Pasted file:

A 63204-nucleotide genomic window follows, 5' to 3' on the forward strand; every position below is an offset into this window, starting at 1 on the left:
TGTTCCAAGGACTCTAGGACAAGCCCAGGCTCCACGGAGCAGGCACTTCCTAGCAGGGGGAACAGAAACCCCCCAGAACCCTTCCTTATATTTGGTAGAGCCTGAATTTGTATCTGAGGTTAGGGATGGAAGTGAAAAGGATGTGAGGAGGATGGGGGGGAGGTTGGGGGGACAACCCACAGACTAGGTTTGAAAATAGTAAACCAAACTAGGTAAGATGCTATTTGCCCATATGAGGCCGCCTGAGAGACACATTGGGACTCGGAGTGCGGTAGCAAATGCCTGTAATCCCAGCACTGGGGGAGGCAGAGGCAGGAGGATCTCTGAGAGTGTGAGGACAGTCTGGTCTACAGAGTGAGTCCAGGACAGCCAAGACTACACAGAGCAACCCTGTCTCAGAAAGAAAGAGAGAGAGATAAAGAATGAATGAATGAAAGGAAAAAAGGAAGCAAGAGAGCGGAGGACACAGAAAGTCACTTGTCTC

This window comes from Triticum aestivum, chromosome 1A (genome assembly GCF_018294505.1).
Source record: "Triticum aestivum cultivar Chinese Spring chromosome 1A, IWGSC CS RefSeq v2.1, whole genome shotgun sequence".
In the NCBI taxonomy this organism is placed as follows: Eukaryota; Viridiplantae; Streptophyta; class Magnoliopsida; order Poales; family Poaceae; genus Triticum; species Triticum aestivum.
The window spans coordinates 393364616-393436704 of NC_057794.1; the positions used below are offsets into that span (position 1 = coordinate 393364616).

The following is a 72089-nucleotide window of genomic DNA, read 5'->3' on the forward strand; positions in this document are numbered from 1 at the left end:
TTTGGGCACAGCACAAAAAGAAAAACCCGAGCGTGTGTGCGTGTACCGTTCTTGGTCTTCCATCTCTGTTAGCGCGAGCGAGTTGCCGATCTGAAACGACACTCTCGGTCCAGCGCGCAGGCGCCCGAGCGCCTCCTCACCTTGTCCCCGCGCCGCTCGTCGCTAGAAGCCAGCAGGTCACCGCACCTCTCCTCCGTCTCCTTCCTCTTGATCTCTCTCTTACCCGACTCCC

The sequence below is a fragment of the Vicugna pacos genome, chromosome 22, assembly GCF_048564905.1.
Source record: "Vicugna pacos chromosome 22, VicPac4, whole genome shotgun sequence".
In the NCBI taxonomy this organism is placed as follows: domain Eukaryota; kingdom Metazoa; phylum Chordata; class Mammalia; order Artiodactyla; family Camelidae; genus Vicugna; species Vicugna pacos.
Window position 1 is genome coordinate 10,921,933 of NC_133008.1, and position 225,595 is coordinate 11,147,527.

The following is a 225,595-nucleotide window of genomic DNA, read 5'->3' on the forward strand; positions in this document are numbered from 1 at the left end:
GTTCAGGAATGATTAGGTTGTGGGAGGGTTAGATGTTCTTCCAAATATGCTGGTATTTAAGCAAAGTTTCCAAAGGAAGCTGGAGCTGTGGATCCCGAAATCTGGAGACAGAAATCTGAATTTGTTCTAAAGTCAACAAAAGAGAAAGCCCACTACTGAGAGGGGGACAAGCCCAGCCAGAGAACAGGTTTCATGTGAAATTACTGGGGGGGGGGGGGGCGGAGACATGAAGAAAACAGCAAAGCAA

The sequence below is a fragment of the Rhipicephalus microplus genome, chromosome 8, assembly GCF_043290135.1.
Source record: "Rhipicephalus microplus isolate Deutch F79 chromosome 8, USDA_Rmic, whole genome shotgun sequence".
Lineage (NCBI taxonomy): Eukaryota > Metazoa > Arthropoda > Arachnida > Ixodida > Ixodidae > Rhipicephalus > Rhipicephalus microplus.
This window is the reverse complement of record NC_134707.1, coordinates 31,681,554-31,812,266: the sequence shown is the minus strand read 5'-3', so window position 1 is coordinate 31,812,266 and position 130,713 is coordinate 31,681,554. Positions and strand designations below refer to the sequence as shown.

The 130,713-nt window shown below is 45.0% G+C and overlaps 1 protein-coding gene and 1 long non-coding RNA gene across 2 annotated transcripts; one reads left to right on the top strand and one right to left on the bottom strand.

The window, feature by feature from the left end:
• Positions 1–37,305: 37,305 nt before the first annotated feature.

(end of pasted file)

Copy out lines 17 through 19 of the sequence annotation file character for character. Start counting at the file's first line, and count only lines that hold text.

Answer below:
Lineage (NCBI taxonomy): Eukaryota > Metazoa > Arthropoda > Arachnida > Ixodida > Ixodidae > Rhipicephalus > Rhipicephalus microplus.
This window is the reverse complement of record NC_134707.1, coordinates 31,681,554-31,812,266: the sequence shown is the minus strand read 5'-3', so window position 1 is coordinate 31,812,266 and position 130,713 is coordinate 31,681,554. Positions and strand designations below refer to the sequence as shown.

The 130,713-nt window shown below is 45.0% G+C and overlaps 1 protein-coding gene and 1 long non-coding RNA gene across 2 annotated transcripts; one reads left to right on the top strand and one right to left on the bottom strand.